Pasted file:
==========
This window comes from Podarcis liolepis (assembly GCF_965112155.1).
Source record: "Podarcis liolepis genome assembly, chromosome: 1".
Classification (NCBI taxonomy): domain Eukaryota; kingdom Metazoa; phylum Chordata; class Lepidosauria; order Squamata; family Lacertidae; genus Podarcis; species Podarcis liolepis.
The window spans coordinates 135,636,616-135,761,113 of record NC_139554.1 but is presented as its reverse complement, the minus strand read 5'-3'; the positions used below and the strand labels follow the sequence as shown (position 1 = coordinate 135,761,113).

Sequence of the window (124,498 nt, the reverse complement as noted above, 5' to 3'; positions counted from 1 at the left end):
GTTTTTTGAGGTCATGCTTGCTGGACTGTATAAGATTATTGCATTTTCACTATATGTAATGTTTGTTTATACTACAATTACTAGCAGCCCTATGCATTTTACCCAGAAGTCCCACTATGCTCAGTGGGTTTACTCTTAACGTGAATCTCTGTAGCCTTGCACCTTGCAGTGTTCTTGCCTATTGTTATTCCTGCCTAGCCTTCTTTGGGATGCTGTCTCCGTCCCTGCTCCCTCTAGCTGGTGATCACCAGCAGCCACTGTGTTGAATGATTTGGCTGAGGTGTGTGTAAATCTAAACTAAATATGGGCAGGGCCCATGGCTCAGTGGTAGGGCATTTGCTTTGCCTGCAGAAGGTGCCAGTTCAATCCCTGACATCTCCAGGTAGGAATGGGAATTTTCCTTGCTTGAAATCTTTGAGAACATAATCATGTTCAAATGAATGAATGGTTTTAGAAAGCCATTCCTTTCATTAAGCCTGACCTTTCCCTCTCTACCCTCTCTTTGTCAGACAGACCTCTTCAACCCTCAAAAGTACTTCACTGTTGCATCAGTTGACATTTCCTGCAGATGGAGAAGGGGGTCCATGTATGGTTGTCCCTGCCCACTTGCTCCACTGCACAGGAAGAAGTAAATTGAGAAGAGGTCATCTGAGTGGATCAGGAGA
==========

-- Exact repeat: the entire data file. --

This window comes from Podarcis liolepis (assembly GCF_965112155.1).
Source record: "Podarcis liolepis genome assembly, chromosome: 1".
Classification (NCBI taxonomy): domain Eukaryota; kingdom Metazoa; phylum Chordata; class Lepidosauria; order Squamata; family Lacertidae; genus Podarcis; species Podarcis liolepis.
The window spans coordinates 135,636,616-135,761,113 of record NC_139554.1 but is presented as its reverse complement, the minus strand read 5'-3'; the positions used below and the strand labels follow the sequence as shown (position 1 = coordinate 135,761,113).

Sequence of the window (124,498 nt, the reverse complement as noted above, 5' to 3'; positions counted from 1 at the left end):
GTTTTTTGAGGTCATGCTTGCTGGACTGTATAAGATTATTGCATTTTCACTATATGTAATGTTTGTTTATACTACAATTACTAGCAGCCCTATGCATTTTACCCAGAAGTCCCACTATGCTCAGTGGGTTTACTCTTAACGTGAATCTCTGTAGCCTTGCACCTTGCAGTGTTCTTGCCTATTGTTATTCCTGCCTAGCCTTCTTTGGGATGCTGTCTCCGTCCCTGCTCCCTCTAGCTGGTGATCACCAGCAGCCACTGTGTTGAATGATTTGGCTGAGGTGTGTGTAAATCTAAACTAAATATGGGCAGGGCCCATGGCTCAGTGGTAGGGCATTTGCTTTGCCTGCAGAAGGTGCCAGTTCAATCCCTGACATCTCCAGGTAGGAATGGGAATTTTCCTTGCTTGAAATCTTTGAGAACATAATCATGTTCAAATGAATGAATGGTTTTAGAAAGCCATTCCTTTCATTAAGCCTGACCTTTCCCTCTCTACCCTCTCTTTGTCAGACAGACCTCTTCAACCCTCAAAAGTACTTCACTGTTGCATCAGTTGACATTTCCTGCAGATGGAGAAGGGGGTCCATGTATGGTTGTCCCTGCCCACTTGCTCCACTGCACAGGAAGAAGTAAATTGAGAAGAGGTCATCTGAGTGGATCAGGAGA